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Outlining his strategy for nursing the troubled conglomerate back to

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Outlining his strategy for nursing the troubled conglomerate back to  [#permalink]

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New post Updated on: 05 Apr 2018, 03:41
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A
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Outlining his strategy for nursing the troubled conglomerate back to health, the chief executive's plans were announced on Wednesday for cutting the company's huge debt by selling nearly $12 billion in assets over the next 18 months.

(A) executive's plans were announced on Wednesday for cutting the company's huge debt by selling nearly $12billion in assets over the next 18 months

(B) executive's plans, which are to cut the company's huge debt by selling nearly $12 billion in assets over the next 18 months were announced on Wednesday

(C) executive's plans for cutting the company's huge debt by selling nearly $12 billion in assets over the next 18 months were announced on Wednesday

(D) executive announced plans Wednesday to cut the company's huge debt by selling nearly $12billion in assets over the next 18 months

(E) executive announced plans Wednesday that are to cut the company's huge debt by selling nearly $12billion in assets over the next 18 months

The OA is intriguing... can someone shed some light?

Eg. I usually go grocery shopping Sunday = correct?

Originally posted by macjas on 22 Jun 2012, 01:40.
Last edited by hazelnut on 05 Apr 2018, 03:41, edited 2 times in total.
Edited the question.
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New post 22 Jun 2012, 06:16
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If the problem is about using Wednesday barely without the preposition on, then I would say tht it is an accepted version all over American journalism and composition to use timelines without the proposition on. This choice also proves GMAT has taken it. Otherwise, D is the correct choice for reasons given by gmatdog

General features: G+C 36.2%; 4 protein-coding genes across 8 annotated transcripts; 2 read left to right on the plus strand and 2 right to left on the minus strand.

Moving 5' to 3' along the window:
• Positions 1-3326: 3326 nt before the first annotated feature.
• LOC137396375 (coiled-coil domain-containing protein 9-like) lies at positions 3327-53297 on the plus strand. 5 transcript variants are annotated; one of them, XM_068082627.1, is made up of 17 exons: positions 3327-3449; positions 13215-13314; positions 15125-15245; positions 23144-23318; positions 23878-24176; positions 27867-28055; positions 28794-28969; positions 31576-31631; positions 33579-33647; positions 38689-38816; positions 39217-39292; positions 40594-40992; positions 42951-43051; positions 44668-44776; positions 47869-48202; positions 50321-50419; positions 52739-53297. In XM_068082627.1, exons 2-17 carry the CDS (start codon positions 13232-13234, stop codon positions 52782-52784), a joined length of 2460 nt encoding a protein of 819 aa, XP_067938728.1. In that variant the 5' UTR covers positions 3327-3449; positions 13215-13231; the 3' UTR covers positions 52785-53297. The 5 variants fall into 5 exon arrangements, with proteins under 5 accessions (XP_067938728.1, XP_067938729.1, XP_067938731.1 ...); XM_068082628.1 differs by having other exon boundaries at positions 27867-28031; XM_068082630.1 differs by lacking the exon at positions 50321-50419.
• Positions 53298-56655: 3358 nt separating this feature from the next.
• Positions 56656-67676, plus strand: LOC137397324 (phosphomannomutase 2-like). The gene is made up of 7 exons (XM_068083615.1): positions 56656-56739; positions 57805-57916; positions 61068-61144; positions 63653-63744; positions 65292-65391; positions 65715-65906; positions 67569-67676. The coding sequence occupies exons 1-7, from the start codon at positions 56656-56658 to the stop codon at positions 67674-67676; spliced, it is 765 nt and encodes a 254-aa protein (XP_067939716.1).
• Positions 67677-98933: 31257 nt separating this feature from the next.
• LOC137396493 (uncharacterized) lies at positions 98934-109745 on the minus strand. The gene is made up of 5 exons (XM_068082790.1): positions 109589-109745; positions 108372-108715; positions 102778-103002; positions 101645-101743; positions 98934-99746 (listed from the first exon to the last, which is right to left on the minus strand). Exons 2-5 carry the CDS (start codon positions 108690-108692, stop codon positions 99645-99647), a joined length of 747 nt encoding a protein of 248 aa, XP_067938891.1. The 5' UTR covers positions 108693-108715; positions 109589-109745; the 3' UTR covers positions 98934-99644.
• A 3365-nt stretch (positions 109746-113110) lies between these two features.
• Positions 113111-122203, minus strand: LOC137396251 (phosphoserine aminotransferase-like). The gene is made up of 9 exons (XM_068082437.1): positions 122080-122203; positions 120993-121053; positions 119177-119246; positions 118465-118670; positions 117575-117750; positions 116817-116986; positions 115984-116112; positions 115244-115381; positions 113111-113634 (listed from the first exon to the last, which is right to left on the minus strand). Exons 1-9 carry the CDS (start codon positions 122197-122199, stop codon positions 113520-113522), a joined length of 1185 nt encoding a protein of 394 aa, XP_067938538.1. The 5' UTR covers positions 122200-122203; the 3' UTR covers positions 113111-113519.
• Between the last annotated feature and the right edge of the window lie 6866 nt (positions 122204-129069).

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Re: Outlining his strategy for nursing the troubled conglomerate back to  [#permalink]

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New post 22 Jun 2012, 02:46
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A, B, C can be elimniated as 'his' can only refer to the chief executive and not to his plans.
Between D and E, 'plans to cut' is much better than 'plans that are to cut'.
D is the correct answer.
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New post 10 Jul 2012, 06:13
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Hi there,

Outlining his strategy for nursing the troubled conglomerate back to health, the chief executive's plans were announced on Wednesday for cutting the company's huge debt by selling nearly 512 billion in assets over the next 18 months.

We certainly have modifier issue in this sentence. The opening verb-ing modifier “outlining…” is in the non-underlined portion of the sentence. Now this modifier denotes some action. It denotes the action of someone outlining “his” strategy for something. Hence, it needs a doer. The context of the sentence clearly tells us that it was the chief executive who outlined his plans by announcing.

Let’s take a simple example here:

1. Riding a bicycle, Joe crossed the bridge.

The opening modifier “riding” denotes an action. It needs a doer for that action. Hence, this modifier associates with the subject of the following clause “Joe”. This makes perfect sense because Joe rode the bicycle and that’s how he crossed the bridge. Here the verb-ing modifier “riding” makes sense with the subject “Joe”. Also notice that here the opening modifier is modifying the entire following clause and not just the subject “Joe”.

2. Presenting detail of his project, Joe’s plans were announced to start the production within thirty days.

Now in this sentence, you might argue “Joe’s plan”, the subject, can very well be associated with “presenting” as plans can present details. OK. However, “presenting” needs doer and “Joe’s plan” cannot be a doer because someone else announced the plan. Also notice that the opening modifier is not only modifying the subject of the main clause. It is modifying the entire main clause. It is talking about the detail that was presented, that is the production date. Hence the above mentioned sentence is incorrect.